A look at the RP-US Military exercises: Who’s training who?

A look at the RP-US Military exercises: Who’s training who?

- in Opinion
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US soldiers watch as Filipino soldiers teach them how to catch and slaughter a python for dinner

I was talking to a friend earlier about the implications of President Duterte’s foreign policy shift away from the United States. Like many of our countrymen, my friend was also apprehensive about how the US government will react to Duterte’s moves.

One of his particular concerns had something to do with the “training” our soldiers are supposed to be getting from their American counterparts. My friend was worried that if the President does actually go through with his plans of ending the joint military exercises, the Americans will also refuse to train our soldiers.

But here’s the thing, which is what I explained to my friend, if you really think about it there’s very little practical training that we get from the Americans from all these joint military exercises and war games. In fact, it can even be argued that it is the American’s who are learning from us.

Let’s start with simple military doctrine. American wars are generally offensive in nature, something that the Philippines cannot do. With their reliance on aircraft carriers and long distance bombers and nuclear weapons – all the thIngs that we DO NOT HAVE – American military doctrine will never be applicable in the Philippine setting.

Then we have the weapons systems. While our soldiers are allowed to play with the latest gadgets and gizmos of their American counterparts, that’s probably the closest our troops will ever get to handling the same gear. When the exercise ends, the Americans pack up and bring their toys home with them. So what’s the point in training on how to use them if we don’t have them to keep?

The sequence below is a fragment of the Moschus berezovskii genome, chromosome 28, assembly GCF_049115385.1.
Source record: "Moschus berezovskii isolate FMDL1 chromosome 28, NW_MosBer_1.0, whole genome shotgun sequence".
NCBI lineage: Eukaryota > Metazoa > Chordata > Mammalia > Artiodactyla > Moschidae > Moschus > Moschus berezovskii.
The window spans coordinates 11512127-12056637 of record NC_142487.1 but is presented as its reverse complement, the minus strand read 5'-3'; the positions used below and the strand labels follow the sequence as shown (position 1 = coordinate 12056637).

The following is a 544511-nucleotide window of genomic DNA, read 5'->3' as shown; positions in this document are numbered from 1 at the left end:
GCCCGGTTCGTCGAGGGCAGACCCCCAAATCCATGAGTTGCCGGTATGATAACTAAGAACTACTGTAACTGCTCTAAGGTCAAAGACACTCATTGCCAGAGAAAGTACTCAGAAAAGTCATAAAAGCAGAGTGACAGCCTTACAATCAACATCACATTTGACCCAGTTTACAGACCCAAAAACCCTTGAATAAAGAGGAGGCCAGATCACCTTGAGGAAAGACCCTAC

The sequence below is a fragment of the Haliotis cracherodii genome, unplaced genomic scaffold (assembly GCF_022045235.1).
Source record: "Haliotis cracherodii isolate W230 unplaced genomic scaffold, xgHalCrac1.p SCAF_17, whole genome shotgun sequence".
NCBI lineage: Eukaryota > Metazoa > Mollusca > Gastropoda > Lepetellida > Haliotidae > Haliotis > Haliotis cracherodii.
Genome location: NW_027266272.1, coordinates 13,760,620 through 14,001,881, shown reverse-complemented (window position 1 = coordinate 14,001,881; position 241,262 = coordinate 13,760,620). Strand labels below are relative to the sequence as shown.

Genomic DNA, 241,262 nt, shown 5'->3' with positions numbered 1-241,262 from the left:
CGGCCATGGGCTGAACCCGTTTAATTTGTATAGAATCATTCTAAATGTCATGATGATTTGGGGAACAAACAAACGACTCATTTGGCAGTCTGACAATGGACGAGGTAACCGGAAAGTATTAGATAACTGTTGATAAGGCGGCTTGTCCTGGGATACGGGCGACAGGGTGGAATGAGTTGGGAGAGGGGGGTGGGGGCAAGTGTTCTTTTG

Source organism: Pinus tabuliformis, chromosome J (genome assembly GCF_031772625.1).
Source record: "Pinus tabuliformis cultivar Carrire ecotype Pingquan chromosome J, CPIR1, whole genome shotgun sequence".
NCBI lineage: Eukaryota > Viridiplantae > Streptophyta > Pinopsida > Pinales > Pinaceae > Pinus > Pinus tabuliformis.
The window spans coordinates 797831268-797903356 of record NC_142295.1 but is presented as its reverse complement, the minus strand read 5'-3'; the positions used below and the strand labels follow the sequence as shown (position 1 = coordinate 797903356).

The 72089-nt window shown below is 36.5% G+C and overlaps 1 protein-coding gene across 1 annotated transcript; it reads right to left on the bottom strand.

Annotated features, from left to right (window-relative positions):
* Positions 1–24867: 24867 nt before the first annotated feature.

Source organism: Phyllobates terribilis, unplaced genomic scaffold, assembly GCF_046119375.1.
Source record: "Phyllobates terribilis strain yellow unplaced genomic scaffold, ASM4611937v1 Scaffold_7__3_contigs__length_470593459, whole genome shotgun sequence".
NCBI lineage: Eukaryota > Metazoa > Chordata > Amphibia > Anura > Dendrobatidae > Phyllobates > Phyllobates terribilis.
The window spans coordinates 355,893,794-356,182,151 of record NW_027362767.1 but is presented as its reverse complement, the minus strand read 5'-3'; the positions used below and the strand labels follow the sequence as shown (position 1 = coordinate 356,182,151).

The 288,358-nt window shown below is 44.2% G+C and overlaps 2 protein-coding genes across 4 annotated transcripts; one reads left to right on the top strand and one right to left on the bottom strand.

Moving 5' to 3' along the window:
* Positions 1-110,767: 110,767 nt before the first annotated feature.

Finally, the terrain. A lot of these joint exercises are either simulated beach landings or jungle warfare. The first scenario is all too common for the US Marine Corp, but is a totally alien operation for Philippine forces. I mean, who exactly are we supposed to invade, China? Again, our main security issue will always be defensive. Throughout our history we have been invaded by Spain, the US, and Japan – isn’t it about time we learned to DEFEND our shores instead of learning how to invade others?

The second training scenario, jungle warfare, is quite different. Here our soldiers have the advantage. Here the Filipino’s native resourcefulness easily trumps the American’s technological advantage. A lesson that their generals learned the hard way in Vietnam. Which explains why they are taking such pains to learn from us. And not us from them.

As I told my friend, there are still many Filipinos who live under the mistaken impression that we owe the Americans something. When in truth – even in training our soldiers -it is actually the other way around.




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